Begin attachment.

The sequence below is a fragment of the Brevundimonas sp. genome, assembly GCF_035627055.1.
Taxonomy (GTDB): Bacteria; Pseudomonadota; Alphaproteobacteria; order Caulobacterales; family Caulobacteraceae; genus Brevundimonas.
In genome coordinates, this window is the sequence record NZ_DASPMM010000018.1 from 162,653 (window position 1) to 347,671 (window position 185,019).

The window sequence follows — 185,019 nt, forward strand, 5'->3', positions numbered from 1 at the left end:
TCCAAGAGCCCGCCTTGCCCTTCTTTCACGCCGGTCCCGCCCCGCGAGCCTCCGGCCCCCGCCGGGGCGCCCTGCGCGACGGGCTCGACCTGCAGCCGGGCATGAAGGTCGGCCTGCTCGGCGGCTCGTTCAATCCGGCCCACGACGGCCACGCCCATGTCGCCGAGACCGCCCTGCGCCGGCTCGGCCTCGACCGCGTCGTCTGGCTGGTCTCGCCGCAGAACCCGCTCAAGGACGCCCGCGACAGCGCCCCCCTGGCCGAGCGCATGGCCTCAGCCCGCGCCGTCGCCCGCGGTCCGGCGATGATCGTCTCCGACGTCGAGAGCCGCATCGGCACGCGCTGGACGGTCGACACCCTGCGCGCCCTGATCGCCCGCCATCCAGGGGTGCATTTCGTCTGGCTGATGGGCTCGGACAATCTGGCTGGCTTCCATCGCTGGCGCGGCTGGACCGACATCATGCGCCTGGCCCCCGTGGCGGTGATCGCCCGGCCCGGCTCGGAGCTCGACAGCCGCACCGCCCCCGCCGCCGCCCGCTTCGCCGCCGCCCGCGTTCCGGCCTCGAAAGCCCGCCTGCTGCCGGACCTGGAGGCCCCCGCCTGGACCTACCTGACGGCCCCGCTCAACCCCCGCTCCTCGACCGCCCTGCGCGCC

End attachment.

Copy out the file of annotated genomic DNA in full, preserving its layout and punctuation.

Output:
The sequence below is a fragment of the Brevundimonas sp. genome, assembly GCF_035627055.1.
Taxonomy (GTDB): Bacteria; Pseudomonadota; Alphaproteobacteria; order Caulobacterales; family Caulobacteraceae; genus Brevundimonas.
In genome coordinates, this window is the sequence record NZ_DASPMM010000018.1 from 162,653 (window position 1) to 347,671 (window position 185,019).

The window sequence follows — 185,019 nt, forward strand, 5'->3', positions numbered from 1 at the left end:
TCCAAGAGCCCGCCTTGCCCTTCTTTCACGCCGGTCCCGCCCCGCGAGCCTCCGGCCCCCGCCGGGGCGCCCTGCGCGACGGGCTCGACCTGCAGCCGGGCATGAAGGTCGGCCTGCTCGGCGGCTCGTTCAATCCGGCCCACGACGGCCACGCCCATGTCGCCGAGACCGCCCTGCGCCGGCTCGGCCTCGACCGCGTCGTCTGGCTGGTCTCGCCGCAGAACCCGCTCAAGGACGCCCGCGACAGCGCCCCCCTGGCCGAGCGCATGGCCTCAGCCCGCGCCGTCGCCCGCGGTCCGGCGATGATCGTCTCCGACGTCGAGAGCCGCATCGGCACGCGCTGGACGGTCGACACCCTGCGCGCCCTGATCGCCCGCCATCCAGGGGTGCATTTCGTCTGGCTGATGGGCTCGGACAATCTGGCTGGCTTCCATCGCTGGCGCGGCTGGACCGACATCATGCGCCTGGCCCCCGTGGCGGTGATCGCCCGGCCCGGCTCGGAGCTCGACAGCCGCACCGCCCCCGCCGCCGCCCGCTTCGCCGCCGCCCGCGTTCCGGCCTCGAAAGCCCGCCTGCTGCCGGACCTGGAGGCCCCCGCCTGGACCTACCTGACGGCCCCGCTCAACCCCCGCTCCTCGACCGCCCTGCGCGCC